From the Field, Entry 7 Kara Schroepfer

Ferdinand keeping a close eye on Sandy as Samwise and Siri groom nearby

5-Jun-12  It’s tough being a female chimp

Sometimes when in the forest I ponder what it would be like to be a chimp.  Much of it seems like it would be incredibly amusing.  In particular I would love to be able to climb trees with minimal effort and balance on precarious branches, move through the michaka with nary a worry of getting stuck and gorging on delicious fruit for hours at a time.  Other perks include being able to carry your baby without much extra effort on your part and being freed from the stigma of bodily functions.  For chimps it doesn’t make a difference if you let out a thunderous fart when you are being groomed by the most desirable male.  It’s also ok if you have poop stuck to your butt, as long as you are swollen and sexually receptive you are still hot stuff.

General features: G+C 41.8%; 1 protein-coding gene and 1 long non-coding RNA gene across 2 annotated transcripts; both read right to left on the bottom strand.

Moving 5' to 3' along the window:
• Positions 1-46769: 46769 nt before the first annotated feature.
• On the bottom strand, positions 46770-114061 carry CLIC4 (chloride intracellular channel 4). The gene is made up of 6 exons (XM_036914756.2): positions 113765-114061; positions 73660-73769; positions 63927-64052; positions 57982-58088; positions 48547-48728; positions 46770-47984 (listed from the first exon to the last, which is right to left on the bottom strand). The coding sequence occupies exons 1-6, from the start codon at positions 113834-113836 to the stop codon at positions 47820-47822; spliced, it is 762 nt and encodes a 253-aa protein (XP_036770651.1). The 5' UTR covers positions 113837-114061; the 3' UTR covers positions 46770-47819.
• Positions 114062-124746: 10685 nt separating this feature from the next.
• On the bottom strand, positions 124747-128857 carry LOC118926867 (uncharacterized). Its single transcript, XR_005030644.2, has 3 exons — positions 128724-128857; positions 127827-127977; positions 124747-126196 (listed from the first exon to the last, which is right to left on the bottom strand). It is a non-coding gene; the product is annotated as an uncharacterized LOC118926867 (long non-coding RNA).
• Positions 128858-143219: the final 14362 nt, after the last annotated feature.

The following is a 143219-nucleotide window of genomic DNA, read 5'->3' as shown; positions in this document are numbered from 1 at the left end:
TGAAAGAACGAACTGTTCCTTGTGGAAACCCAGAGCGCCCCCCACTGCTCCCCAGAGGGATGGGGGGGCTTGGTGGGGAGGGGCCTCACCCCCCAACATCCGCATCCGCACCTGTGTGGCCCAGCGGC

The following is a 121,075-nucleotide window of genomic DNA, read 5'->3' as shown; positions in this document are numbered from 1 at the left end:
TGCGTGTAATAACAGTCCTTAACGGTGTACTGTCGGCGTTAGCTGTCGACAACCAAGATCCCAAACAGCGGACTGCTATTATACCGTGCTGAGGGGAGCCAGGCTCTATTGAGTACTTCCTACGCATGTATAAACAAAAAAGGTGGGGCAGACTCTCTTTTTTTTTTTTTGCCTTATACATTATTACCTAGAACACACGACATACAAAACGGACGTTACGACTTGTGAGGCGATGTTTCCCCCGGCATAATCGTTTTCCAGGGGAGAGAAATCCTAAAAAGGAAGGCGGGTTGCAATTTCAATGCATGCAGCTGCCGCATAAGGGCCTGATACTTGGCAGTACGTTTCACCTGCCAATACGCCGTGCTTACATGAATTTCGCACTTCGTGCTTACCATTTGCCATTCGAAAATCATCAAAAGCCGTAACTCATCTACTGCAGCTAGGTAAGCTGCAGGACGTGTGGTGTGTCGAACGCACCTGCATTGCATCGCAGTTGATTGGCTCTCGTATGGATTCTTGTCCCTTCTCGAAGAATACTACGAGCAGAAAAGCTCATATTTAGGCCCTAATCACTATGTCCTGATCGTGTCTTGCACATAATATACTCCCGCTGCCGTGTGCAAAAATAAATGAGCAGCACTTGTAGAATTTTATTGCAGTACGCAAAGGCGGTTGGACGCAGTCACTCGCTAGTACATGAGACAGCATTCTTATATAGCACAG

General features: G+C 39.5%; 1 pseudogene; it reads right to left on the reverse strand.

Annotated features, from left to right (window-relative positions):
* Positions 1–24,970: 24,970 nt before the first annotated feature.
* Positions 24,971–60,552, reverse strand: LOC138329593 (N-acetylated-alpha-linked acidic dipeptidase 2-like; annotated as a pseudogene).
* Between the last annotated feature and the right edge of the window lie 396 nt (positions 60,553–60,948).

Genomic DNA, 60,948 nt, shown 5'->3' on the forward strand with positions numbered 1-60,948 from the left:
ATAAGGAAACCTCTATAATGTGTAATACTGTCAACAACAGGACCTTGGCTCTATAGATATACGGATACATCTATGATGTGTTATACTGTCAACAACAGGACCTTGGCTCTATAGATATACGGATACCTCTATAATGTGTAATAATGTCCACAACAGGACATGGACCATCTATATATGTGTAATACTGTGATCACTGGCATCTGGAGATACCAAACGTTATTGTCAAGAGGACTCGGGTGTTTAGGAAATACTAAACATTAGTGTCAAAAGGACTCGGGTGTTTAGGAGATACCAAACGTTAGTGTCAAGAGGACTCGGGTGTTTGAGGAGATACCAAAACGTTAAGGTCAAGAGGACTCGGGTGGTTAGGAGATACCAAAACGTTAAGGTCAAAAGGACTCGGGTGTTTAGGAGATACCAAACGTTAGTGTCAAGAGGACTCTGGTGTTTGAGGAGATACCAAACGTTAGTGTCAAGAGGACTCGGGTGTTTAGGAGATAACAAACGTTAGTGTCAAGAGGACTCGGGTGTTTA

But then, I remember that life in particular for female chimps is not actually much fun.  I witnessed the unpleasantness that females chimps endure on a couple of occasions this trip.  In the first instance I was again following Zella who was traveling with her mom Trezia, and two adult males, Sheldon and Wilkie.  Trezia and Zella had an agenda for the day; they were only interested in relaxing and participating in marathon grooming sessions with just the two of them.  Additionally they were interested in slowly moving north through the upper ridges.  Sheldon also had an agenda and his agenda included returning south to Kahama Valley and taking ‘his’ female, Trezia, with him.  He was also somewhat interested in sharing some grooming time with Trezia.  Given their differing agendas Sheldon was actually remarkably patient.  He allowed Trezia and Zella to groom for over two hours, only occasionally inserting himself into the mix and demanding a few minutes of grooming.  Trezia obliged each time, but only for a couple of minutes before returning to Zella.  After about two hours, Sheldon began to lose patience and started making ‘rude’ gestures to Trezia, indicating that it was time to go.  He would slap the ground and give a body shake while looking at Trezia.  In chimp speak this means, come here, it’s time to go.  Trezia would ignore these signs as long as she could, all the while Sheldon would get increasingly agitated.  When it became clear Sheldon was about to blow up and give a full blown display, Trezia would quickly run to his side, pant grunt and submit her behind for his inspection, all as a show of submission.  She would allow Sheldon to groom her for a minute or two but inevitably Zella would follow shortly and Trezia would quickly return to grooming Zella.  This pattern repeated itself a good five times.  On the final occasion Sheldon had had enough and resorted to some heavy aggression, slapping Trezia several times and causing her to cower in fear, screaming and fear grimacing.  This was enough to break up the grooming party and Trezia and Zella finally submitted to heading south to the Kahama waterfall.